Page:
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date: 02 February 2023



  • M. Michela Sassi


Physiognomy, the art of observing and making inferences from physical features of the body, was practised from c.1,500 bce (when it is mentioned in Mesopotamian handbooks on divination). A focus on personal character (and a reflection on the relation between physical and psychical facts) seems to be a Greek innovation. *Aristotle attempted to give an inductive basis to assertions of the interdependence of body and *soul (An. pr. 70b7); and the Historia animalium provided empirical evidence that corroborated early ideas about moral types among animals. In the first extant treatise on the subject, the Physiognomonica (a Peripatetic work of the 3rd cent. bce long attributed to Aristotle), the comparison with animal, racial, and gender types presupposes that moral perfection is embodied in the (free) male Greek citizen. This treatise is the forerunner of a tradition embracing M. Antonius *Polemon (4) in the 2nd cent. ce and Adamantius in the 4th, as well as medieval and modern writers.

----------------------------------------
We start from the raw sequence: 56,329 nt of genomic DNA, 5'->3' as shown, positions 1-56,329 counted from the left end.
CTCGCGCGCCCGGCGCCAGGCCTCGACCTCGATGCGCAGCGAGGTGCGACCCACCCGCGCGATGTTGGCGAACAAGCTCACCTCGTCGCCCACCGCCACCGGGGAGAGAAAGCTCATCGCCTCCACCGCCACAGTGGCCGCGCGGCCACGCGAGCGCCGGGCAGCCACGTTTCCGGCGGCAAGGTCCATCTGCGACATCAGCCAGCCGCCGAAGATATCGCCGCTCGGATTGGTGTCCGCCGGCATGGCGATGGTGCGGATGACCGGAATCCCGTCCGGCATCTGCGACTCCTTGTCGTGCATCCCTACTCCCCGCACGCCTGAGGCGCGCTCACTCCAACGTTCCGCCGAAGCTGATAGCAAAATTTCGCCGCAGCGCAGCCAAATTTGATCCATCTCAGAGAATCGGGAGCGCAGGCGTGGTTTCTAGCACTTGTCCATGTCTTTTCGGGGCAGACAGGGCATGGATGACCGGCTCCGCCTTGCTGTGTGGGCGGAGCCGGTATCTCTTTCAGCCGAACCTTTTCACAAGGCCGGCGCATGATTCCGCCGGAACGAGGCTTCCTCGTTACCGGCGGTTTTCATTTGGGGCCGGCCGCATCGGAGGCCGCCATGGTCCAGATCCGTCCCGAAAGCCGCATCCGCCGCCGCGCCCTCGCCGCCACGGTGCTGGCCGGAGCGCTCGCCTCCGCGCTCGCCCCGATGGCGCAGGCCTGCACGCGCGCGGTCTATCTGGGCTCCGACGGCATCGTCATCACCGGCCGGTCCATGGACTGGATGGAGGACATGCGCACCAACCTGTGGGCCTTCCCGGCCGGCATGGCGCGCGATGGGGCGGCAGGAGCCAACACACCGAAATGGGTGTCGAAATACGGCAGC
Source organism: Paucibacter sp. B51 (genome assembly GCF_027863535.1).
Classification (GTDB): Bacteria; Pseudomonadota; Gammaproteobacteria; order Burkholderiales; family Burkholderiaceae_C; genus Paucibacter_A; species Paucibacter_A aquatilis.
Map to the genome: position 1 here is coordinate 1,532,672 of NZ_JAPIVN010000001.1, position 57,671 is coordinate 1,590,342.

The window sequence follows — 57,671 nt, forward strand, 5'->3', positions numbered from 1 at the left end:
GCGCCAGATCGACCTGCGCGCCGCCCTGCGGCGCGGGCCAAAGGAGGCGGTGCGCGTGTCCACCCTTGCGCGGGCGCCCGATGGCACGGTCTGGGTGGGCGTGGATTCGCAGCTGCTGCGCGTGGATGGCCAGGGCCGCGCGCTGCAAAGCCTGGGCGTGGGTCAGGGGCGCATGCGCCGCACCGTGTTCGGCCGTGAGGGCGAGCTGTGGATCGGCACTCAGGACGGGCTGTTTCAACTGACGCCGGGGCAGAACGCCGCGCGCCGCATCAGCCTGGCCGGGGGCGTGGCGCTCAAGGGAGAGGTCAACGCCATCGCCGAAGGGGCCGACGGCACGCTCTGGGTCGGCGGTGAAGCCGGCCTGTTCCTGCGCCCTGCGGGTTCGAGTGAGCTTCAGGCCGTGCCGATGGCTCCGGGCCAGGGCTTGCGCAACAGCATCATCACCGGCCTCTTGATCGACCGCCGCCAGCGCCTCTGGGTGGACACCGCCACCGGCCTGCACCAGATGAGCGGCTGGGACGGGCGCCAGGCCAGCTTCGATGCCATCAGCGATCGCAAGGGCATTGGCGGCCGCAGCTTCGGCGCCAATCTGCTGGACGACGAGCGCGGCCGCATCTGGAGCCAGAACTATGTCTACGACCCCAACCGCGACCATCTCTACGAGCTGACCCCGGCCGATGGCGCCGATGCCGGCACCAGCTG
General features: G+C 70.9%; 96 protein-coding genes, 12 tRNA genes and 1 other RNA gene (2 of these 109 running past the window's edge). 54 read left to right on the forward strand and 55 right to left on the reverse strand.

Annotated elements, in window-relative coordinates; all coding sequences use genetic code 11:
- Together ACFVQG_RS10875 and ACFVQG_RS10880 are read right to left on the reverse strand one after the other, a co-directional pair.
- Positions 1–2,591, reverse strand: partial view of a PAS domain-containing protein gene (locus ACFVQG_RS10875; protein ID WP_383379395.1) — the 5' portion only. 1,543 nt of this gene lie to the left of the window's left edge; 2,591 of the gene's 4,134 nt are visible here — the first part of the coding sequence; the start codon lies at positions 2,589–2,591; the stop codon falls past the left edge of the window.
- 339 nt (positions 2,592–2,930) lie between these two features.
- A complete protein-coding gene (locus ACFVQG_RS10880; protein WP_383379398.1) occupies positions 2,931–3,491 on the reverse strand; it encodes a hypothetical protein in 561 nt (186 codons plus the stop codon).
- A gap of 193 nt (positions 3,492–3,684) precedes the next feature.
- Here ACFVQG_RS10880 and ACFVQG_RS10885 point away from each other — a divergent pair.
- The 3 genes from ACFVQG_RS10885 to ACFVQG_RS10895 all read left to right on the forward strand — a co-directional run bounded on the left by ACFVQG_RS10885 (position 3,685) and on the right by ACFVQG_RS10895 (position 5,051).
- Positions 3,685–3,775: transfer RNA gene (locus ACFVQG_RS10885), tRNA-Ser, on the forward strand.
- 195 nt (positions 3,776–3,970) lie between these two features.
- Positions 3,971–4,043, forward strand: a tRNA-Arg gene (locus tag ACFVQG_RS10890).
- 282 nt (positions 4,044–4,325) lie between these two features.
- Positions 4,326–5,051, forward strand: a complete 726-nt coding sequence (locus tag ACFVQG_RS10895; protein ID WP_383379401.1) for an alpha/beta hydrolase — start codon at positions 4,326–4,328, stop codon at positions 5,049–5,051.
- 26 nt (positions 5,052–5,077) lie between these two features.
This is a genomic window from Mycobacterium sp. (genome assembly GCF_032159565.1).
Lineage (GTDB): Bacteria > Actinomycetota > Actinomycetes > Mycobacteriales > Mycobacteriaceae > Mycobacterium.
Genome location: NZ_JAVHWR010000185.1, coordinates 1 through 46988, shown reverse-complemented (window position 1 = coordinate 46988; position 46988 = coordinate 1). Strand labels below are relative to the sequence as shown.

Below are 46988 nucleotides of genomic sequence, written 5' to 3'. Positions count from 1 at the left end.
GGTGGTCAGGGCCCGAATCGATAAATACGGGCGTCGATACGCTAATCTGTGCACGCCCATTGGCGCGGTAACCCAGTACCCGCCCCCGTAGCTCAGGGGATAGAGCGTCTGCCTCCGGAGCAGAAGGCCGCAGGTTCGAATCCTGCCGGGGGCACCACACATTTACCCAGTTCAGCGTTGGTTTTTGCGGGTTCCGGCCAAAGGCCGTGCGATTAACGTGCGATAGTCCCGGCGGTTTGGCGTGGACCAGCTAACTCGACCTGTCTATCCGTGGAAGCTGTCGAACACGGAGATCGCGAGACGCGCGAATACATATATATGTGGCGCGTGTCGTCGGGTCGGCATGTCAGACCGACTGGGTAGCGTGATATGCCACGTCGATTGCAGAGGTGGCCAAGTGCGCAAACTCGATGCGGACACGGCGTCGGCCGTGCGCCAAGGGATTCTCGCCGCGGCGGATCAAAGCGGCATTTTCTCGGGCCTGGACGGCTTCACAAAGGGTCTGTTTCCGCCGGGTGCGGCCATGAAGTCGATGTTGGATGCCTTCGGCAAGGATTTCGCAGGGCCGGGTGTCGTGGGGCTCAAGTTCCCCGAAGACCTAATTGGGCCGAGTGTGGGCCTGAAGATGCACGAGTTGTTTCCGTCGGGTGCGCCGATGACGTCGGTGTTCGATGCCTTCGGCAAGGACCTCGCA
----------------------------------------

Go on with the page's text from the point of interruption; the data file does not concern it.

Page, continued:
• Science, Technology, and Medicine

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